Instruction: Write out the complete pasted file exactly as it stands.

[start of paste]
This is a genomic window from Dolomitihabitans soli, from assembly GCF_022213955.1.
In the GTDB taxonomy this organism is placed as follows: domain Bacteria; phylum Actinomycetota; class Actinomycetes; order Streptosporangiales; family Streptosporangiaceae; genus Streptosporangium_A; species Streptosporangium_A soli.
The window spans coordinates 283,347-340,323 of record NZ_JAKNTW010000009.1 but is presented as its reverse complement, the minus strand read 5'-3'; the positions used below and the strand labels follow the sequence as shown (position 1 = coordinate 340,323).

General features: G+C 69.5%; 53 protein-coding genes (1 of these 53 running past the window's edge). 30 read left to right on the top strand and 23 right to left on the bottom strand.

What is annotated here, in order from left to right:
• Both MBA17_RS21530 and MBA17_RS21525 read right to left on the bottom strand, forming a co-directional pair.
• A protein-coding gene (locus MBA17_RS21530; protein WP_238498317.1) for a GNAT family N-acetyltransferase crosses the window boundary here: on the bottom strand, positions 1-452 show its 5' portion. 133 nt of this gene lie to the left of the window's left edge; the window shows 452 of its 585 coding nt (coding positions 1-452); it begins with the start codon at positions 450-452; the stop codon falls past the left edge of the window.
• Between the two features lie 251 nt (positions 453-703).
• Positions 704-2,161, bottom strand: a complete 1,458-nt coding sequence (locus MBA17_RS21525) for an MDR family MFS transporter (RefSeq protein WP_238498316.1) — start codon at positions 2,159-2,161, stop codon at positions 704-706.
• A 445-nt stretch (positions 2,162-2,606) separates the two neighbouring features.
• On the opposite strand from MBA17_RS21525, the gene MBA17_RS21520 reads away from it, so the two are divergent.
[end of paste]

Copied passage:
This is a genomic window from Dolomitihabitans soli, from assembly GCF_022213955.1.
In the GTDB taxonomy this organism is placed as follows: domain Bacteria; phylum Actinomycetota; class Actinomycetes; order Streptosporangiales; family Streptosporangiaceae; genus Streptosporangium_A; species Streptosporangium_A soli.
The window spans coordinates 283,347-340,323 of record NZ_JAKNTW010000009.1 but is presented as its reverse complement, the minus strand read 5'-3'; the positions used below and the strand labels follow the sequence as shown (position 1 = coordinate 340,323).

General features: G+C 69.5%; 53 protein-coding genes (1 of these 53 running past the window's edge). 30 read left to right on the top strand and 23 right to left on the bottom strand.

What is annotated here, in order from left to right:
• Both MBA17_RS21530 and MBA17_RS21525 read right to left on the bottom strand, forming a co-directional pair.
• A protein-coding gene (locus MBA17_RS21530; protein WP_238498317.1) for a GNAT family N-acetyltransferase crosses the window boundary here: on the bottom strand, positions 1-452 show its 5' portion. 133 nt of this gene lie to the left of the window's left edge; the window shows 452 of its 585 coding nt (coding positions 1-452); it begins with the start codon at positions 450-452; the stop codon falls past the left edge of the window.
• Between the two features lie 251 nt (positions 453-703).
• Positions 704-2,161, bottom strand: a complete 1,458-nt coding sequence (locus MBA17_RS21525) for an MDR family MFS transporter (RefSeq protein WP_238498316.1) — start codon at positions 2,159-2,161, stop codon at positions 704-706.
• A 445-nt stretch (positions 2,162-2,606) separates the two neighbouring features.
• On the opposite strand from MBA17_RS21525, the gene MBA17_RS21520 reads away from it, so the two are divergent.